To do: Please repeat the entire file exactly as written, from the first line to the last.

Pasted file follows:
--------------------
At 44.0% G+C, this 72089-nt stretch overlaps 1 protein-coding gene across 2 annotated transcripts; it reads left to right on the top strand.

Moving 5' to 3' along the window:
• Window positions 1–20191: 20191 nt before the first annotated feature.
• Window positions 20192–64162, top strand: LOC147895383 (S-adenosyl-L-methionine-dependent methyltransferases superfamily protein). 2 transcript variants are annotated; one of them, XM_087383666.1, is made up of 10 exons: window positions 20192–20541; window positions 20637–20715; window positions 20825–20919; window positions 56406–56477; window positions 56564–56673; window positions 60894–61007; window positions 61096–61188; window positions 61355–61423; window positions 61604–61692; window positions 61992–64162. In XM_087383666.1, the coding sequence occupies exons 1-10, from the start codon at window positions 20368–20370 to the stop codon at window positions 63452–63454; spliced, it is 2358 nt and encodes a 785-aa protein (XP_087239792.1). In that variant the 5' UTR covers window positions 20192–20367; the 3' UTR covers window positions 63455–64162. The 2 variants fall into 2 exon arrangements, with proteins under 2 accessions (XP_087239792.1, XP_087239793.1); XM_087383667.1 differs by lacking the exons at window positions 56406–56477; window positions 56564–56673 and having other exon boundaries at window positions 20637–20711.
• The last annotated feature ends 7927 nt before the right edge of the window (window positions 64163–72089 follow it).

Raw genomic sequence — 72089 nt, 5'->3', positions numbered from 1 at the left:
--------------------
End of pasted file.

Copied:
At 44.0% G+C, this 72089-nt stretch overlaps 1 protein-coding gene across 2 annotated transcripts; it reads left to right on the top strand.

Moving 5' to 3' along the window:
• Window positions 1–20191: 20191 nt before the first annotated feature.
• Window positions 20192–64162, top strand: LOC147895383 (S-adenosyl-L-methionine-dependent methyltransferases superfamily protein). 2 transcript variants are annotated; one of them, XM_087383666.1, is made up of 10 exons: window positions 20192–20541; window positions 20637–20715; window positions 20825–20919; window positions 56406–56477; window positions 56564–56673; window positions 60894–61007; window positions 61096–61188; window positions 61355–61423; window positions 61604–61692; window positions 61992–64162. In XM_087383666.1, the coding sequence occupies exons 1-10, from the start codon at window positions 20368–20370 to the stop codon at window positions 63452–63454; spliced, it is 2358 nt and encodes a 785-aa protein (XP_087239792.1). In that variant the 5' UTR covers window positions 20192–20367; the 3' UTR covers window positions 63455–64162. The 2 variants fall into 2 exon arrangements, with proteins under 2 accessions (XP_087239792.1, XP_087239793.1); XM_087383667.1 differs by lacking the exons at window positions 56406–56477; window positions 56564–56673 and having other exon boundaries at window positions 20637–20711.
• The last annotated feature ends 7927 nt before the right edge of the window (window positions 64163–72089 follow it).

Raw genomic sequence — 72089 nt, 5'->3', positions numbered from 1 at the left: